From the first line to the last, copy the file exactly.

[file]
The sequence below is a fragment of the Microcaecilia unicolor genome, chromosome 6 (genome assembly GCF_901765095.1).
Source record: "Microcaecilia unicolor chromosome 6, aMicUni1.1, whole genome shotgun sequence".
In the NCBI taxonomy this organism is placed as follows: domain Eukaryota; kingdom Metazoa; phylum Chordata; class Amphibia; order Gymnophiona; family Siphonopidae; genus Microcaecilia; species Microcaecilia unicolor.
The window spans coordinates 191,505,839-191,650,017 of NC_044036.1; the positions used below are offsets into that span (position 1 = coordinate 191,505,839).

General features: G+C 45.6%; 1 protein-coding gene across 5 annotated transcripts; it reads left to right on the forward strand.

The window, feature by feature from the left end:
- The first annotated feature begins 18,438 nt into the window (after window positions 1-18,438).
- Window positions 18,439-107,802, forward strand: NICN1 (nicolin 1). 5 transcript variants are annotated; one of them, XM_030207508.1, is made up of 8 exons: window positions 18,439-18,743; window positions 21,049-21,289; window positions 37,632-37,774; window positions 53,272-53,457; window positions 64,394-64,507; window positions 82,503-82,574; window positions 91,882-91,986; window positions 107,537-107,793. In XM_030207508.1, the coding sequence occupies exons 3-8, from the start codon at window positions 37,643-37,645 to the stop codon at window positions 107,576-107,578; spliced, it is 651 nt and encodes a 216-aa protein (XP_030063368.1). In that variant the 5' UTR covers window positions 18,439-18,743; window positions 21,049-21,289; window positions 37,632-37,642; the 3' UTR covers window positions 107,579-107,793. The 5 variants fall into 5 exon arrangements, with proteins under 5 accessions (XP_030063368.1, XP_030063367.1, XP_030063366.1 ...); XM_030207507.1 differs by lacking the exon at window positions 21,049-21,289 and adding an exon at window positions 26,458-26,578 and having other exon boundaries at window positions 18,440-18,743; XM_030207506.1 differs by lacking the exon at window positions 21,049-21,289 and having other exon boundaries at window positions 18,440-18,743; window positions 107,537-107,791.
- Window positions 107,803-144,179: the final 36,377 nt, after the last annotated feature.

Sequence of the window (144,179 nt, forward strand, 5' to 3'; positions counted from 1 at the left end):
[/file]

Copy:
The sequence below is a fragment of the Microcaecilia unicolor genome, chromosome 6 (genome assembly GCF_901765095.1).
Source record: "Microcaecilia unicolor chromosome 6, aMicUni1.1, whole genome shotgun sequence".
In the NCBI taxonomy this organism is placed as follows: domain Eukaryota; kingdom Metazoa; phylum Chordata; class Amphibia; order Gymnophiona; family Siphonopidae; genus Microcaecilia; species Microcaecilia unicolor.
The window spans coordinates 191,505,839-191,650,017 of NC_044036.1; the positions used below are offsets into that span (position 1 = coordinate 191,505,839).

General features: G+C 45.6%; 1 protein-coding gene across 5 annotated transcripts; it reads left to right on the forward strand.

The window, feature by feature from the left end:
- The first annotated feature begins 18,438 nt into the window (after window positions 1-18,438).
- Window positions 18,439-107,802, forward strand: NICN1 (nicolin 1). 5 transcript variants are annotated; one of them, XM_030207508.1, is made up of 8 exons: window positions 18,439-18,743; window positions 21,049-21,289; window positions 37,632-37,774; window positions 53,272-53,457; window positions 64,394-64,507; window positions 82,503-82,574; window positions 91,882-91,986; window positions 107,537-107,793. In XM_030207508.1, the coding sequence occupies exons 3-8, from the start codon at window positions 37,643-37,645 to the stop codon at window positions 107,576-107,578; spliced, it is 651 nt and encodes a 216-aa protein (XP_030063368.1). In that variant the 5' UTR covers window positions 18,439-18,743; window positions 21,049-21,289; window positions 37,632-37,642; the 3' UTR covers window positions 107,579-107,793. The 5 variants fall into 5 exon arrangements, with proteins under 5 accessions (XP_030063368.1, XP_030063367.1, XP_030063366.1 ...); XM_030207507.1 differs by lacking the exon at window positions 21,049-21,289 and adding an exon at window positions 26,458-26,578 and having other exon boundaries at window positions 18,440-18,743; XM_030207506.1 differs by lacking the exon at window positions 21,049-21,289 and having other exon boundaries at window positions 18,440-18,743; window positions 107,537-107,791.
- Window positions 107,803-144,179: the final 36,377 nt, after the last annotated feature.

Sequence of the window (144,179 nt, forward strand, 5' to 3'; positions counted from 1 at the left end):